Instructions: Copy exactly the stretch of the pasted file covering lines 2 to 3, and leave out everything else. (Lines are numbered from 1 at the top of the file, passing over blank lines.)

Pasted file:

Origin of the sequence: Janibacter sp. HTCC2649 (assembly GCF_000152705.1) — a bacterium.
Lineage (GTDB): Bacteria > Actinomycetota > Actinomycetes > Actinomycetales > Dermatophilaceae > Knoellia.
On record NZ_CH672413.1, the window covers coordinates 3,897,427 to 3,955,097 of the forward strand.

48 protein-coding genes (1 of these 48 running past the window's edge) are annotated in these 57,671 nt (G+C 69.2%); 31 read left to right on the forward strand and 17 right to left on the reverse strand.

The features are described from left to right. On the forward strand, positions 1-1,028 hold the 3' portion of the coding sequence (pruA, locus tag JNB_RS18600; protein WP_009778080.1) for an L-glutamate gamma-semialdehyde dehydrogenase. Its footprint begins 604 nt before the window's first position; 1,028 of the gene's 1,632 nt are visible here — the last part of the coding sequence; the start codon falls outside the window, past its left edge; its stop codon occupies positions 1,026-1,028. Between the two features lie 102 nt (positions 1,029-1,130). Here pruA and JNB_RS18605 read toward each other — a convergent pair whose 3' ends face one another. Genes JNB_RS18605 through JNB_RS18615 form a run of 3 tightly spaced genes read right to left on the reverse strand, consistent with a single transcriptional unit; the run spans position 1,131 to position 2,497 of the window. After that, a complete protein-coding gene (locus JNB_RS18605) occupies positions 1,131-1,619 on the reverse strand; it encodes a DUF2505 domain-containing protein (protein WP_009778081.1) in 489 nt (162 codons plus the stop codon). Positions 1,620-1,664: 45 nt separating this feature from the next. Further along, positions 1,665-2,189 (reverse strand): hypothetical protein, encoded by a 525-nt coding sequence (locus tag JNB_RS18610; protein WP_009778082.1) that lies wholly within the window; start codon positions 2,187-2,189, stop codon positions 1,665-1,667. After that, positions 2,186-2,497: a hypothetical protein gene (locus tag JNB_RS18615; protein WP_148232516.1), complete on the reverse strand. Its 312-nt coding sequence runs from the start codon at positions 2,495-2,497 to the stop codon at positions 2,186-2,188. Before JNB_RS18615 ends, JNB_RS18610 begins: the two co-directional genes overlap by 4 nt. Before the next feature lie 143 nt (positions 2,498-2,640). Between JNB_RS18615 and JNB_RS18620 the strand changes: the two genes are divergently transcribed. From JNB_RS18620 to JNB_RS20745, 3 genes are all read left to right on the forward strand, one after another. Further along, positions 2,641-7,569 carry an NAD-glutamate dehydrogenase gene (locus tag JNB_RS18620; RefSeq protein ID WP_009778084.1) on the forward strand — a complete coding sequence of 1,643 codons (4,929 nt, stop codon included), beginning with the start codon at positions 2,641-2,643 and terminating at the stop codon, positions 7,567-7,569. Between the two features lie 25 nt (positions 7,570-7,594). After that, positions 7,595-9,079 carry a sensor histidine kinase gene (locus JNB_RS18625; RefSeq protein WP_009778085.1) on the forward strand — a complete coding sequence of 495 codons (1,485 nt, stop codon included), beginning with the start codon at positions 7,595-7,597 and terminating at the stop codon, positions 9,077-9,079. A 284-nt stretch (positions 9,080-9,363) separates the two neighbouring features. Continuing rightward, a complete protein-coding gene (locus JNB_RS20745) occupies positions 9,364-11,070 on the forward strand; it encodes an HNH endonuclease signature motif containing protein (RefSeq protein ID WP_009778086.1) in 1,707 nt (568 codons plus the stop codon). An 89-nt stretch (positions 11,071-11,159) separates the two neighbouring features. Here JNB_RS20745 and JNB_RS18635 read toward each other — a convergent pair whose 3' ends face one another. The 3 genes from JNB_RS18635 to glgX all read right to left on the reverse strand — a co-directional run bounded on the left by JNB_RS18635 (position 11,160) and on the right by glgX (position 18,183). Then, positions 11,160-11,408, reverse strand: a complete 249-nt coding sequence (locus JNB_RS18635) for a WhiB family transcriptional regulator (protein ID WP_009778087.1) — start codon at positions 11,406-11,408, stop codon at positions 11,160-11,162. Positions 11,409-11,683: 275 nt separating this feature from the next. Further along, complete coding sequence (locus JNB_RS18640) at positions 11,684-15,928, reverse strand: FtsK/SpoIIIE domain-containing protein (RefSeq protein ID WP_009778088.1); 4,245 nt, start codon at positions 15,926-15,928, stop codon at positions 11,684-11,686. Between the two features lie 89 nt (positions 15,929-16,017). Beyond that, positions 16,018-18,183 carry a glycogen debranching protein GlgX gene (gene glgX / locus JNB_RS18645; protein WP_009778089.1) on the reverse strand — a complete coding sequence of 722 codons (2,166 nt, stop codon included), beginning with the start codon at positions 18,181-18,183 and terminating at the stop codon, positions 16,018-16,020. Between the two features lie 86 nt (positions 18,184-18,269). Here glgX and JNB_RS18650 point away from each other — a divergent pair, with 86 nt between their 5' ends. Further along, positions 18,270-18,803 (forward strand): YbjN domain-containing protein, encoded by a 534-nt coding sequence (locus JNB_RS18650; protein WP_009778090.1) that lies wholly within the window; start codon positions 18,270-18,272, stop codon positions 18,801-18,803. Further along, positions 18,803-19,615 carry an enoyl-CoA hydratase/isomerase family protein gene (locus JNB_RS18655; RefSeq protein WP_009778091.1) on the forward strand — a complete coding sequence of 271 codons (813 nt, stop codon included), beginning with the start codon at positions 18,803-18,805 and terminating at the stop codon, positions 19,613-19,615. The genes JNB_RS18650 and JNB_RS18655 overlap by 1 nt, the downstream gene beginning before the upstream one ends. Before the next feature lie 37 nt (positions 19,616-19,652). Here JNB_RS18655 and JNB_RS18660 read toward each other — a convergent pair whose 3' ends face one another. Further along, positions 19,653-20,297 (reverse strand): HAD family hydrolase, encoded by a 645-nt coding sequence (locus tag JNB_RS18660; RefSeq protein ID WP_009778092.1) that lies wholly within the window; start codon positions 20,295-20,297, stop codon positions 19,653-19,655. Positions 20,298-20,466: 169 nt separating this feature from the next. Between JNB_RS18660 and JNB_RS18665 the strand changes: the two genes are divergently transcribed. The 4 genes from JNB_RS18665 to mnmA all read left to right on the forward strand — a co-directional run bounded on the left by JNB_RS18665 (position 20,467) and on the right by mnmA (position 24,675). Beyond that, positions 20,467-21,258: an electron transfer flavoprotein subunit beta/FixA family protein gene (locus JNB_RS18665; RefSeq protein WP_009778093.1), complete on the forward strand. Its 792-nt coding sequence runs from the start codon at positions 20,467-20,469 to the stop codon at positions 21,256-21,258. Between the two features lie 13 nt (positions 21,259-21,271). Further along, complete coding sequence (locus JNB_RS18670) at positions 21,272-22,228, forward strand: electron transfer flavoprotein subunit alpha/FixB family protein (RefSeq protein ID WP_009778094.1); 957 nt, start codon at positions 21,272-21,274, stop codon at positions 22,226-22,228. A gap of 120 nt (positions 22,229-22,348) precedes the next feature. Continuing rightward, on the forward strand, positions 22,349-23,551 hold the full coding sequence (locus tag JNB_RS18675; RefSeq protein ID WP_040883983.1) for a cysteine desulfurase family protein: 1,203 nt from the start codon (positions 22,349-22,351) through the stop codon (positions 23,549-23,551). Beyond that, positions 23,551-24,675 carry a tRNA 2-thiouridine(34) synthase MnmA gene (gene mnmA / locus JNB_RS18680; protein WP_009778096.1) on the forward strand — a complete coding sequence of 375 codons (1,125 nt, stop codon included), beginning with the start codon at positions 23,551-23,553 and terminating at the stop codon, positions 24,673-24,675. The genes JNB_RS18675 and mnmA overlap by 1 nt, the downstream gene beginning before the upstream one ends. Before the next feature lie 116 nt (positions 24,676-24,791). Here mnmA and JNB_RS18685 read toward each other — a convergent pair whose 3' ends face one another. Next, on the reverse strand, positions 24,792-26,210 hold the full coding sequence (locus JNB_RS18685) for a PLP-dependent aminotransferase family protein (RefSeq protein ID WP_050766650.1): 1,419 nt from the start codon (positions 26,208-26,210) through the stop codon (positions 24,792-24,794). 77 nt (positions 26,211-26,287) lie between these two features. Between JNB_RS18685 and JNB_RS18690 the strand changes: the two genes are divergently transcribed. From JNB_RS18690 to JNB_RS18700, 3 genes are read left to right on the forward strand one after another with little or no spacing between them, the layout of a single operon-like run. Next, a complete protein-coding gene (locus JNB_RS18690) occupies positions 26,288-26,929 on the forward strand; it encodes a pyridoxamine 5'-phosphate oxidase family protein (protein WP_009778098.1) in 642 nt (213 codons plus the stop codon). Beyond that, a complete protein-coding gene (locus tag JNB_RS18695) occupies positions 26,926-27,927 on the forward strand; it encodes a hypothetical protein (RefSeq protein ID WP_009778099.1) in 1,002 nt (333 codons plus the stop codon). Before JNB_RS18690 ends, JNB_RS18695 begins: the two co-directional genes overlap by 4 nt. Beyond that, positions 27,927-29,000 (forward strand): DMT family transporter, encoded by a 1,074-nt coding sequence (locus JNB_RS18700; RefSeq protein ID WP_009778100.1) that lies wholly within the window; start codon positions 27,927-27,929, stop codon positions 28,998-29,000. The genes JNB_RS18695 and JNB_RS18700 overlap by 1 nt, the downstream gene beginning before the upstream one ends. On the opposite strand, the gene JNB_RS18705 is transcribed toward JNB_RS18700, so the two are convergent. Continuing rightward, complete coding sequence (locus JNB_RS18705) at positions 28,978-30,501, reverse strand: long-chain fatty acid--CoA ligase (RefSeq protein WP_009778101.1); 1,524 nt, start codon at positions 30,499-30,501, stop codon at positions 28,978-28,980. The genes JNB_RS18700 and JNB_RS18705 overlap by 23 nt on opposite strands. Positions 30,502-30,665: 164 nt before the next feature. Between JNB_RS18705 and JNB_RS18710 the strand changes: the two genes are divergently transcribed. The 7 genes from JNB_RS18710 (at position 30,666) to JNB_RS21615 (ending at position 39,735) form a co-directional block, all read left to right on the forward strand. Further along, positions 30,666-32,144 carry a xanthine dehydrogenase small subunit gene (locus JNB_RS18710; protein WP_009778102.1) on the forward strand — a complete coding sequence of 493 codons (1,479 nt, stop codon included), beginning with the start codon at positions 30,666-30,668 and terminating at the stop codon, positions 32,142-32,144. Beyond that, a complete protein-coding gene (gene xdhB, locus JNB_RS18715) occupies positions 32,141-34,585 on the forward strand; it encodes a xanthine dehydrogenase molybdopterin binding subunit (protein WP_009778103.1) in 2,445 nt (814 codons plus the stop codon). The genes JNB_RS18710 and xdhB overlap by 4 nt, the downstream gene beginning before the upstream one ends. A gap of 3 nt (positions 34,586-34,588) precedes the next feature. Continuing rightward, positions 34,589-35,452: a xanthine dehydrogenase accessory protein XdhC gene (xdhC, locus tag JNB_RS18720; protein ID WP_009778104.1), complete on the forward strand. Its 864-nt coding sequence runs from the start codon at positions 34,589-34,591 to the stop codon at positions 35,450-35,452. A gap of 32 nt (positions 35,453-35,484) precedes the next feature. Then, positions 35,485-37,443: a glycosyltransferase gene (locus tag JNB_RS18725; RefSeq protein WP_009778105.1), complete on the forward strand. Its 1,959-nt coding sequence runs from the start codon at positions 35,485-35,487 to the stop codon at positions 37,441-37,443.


Lineage (GTDB): Bacteria > Actinomycetota > Actinomycetes > Actinomycetales > Dermatophilaceae > Knoellia.
On record NZ_CH672413.1, the window covers coordinates 3,897,427 to 3,955,097 of the forward strand.